The activity concentrations and absorbed gamma dose rates due to primordial radionuclides and 137 Cs have been ascertained in 222 soil samples in 18 counties of the Trabzon province of Turkey using a HPGe detector. The mean activity concentrations of 238 U, 232 Th, 40 K and 137 Cs in soil samples were 41, 35, 437 and 21 Bq kg -1 , respectively. Based on the measured concentrations of these radionuclides, the mean absorbed gamma dose in air was calculated as 59 nGy h -1 and hence, the mean annual effective dose due to terrestrial gamma radiation was calculated as 72 μSv y -1 . In addition, outdoor in situ gamma dose rate (D) measurements were performed in the same 222 locations using a portable NaI detector and the annual effective dose was calculated to be 66 μSv y -1 from these results. The results presented in this study are compared with other parts of Turkey. Radiological maps of the Trabzon province were composed using the results obtained from the study. - Highlights: → →The study highlights activity concentrations of 238 U, 232 Th, 40 K and 137 Cs in soil. → The absorbed gamma dose in air and the mean annual effective dose were calculated. → The calculated results compared with outdoor in situ gamma dose measurements. → Radiological maps of the Trabzon province were created using ArcGIS applications. → The results will be valuable data for future estimations of radioactive pollution.

  7. A Wild Goose Metapneumovirus Containing a Large Attachment Glycoprotein Is Avirulent but Immunoprotective in Domestic Turkeys

    Science.gov (United States)

    Bennett, Richard S.; LaRue, Rebecca; Shaw, Daniel; Yu, Qingzhong; Nagaraja, K. V.; Halvorson, David A.; Njenga, M. Kariuki

    2005-01-01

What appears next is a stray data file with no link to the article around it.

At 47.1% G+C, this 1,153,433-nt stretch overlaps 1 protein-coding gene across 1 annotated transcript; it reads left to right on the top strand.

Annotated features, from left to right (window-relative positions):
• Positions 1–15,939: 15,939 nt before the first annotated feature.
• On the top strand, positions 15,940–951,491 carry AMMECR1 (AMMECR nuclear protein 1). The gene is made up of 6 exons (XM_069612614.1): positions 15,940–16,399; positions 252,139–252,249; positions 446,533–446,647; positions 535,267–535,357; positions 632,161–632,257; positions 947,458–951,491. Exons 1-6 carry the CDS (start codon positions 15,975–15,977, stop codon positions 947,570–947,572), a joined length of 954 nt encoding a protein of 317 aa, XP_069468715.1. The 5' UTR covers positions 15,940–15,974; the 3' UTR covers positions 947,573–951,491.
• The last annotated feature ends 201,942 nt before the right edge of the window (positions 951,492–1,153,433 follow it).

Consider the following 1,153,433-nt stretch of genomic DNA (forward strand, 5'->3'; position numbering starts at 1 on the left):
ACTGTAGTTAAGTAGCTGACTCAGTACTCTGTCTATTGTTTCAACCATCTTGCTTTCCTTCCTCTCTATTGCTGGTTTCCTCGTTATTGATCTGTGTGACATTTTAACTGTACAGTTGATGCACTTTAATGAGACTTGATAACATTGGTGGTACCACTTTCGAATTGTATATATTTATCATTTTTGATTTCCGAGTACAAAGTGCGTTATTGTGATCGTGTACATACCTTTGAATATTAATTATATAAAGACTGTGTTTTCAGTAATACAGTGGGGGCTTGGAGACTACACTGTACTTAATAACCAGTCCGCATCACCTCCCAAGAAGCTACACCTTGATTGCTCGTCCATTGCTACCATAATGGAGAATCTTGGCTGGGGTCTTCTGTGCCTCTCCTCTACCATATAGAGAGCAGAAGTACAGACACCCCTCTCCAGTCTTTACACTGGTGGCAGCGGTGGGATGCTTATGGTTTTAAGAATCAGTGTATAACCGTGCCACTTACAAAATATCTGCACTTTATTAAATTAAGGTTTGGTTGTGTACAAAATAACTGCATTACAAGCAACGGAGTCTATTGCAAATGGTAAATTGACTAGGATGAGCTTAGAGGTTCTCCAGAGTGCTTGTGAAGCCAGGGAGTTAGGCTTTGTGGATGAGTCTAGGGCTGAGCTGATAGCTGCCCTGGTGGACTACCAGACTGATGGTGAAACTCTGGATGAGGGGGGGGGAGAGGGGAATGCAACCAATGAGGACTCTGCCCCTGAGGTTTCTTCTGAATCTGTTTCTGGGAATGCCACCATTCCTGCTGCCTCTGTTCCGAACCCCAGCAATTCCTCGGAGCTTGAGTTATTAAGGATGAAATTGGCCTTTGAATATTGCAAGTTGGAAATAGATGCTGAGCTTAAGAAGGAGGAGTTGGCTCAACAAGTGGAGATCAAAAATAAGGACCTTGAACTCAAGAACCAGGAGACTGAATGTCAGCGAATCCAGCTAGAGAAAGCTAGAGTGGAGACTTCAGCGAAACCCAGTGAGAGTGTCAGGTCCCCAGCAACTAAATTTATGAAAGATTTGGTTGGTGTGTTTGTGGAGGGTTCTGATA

The genomic structure and composition of an avian metapneumovirus (aMPV) recently isolated from wild Canada geese (goose 15a/01) in the United States, together with its replication, virulence, and immunogenicity in domestic turkeys, were investigated. The sizes of seven of the eight genes, sequence identity, and genome organization of goose aMPV were similar to those of turkey aMPV subtype C (aMPV/C) strains, indicating that it belonged to the subtype. However, the goose virus contained the largest attachment (G) gene of any pneumovirus or metapneumovirus, with the predicted G protein of 585 amino acids (aa) more than twice the sizes of G proteins from other subtype C viruses and human metapneumovirus and more than 170 aa larger than the G proteins from the other aMPV subtypes (subtypes A, B, and D). The large G gene resulted from a 1,015-nucleotide insertion at 18 nucleotides upstream of the termination signal of the turkey aMPV/C G gene. Three other aMPV isolates from Canada geese had similarly large G genes, whereas analysis of recent aMPV strains circulating in U.S. turkeys did not indicate the presence of the goose virus-like strain. In vitro, the goose virus replicated to levels (2 × 105 to 5 × 105 50% tissue culture infective dose) comparable to those produced by turkey aMPV/C strains. More importantly, the virus replicated efficiently in the upper respiratory tract of domestic turkeys but with no clinical signs in either day-old or 2-week-old turkeys. The virus was also horizontally transmitted to naïve birds, and turkey infections with goose 15a/01 induced production of aMPV-specific antibodies. Challenging day-old or 2-week-old turkeys vaccinated with live goose aMPV resulted in lower clinical scores in 33% of the birds, whereas the rest of the birds had no detectable clinical signs of the upper respiratory disease, suggesting that the mutant virus may be a safe and effective vaccine against aMPV infection outbreaks in commercial turkeys. PMID:16282483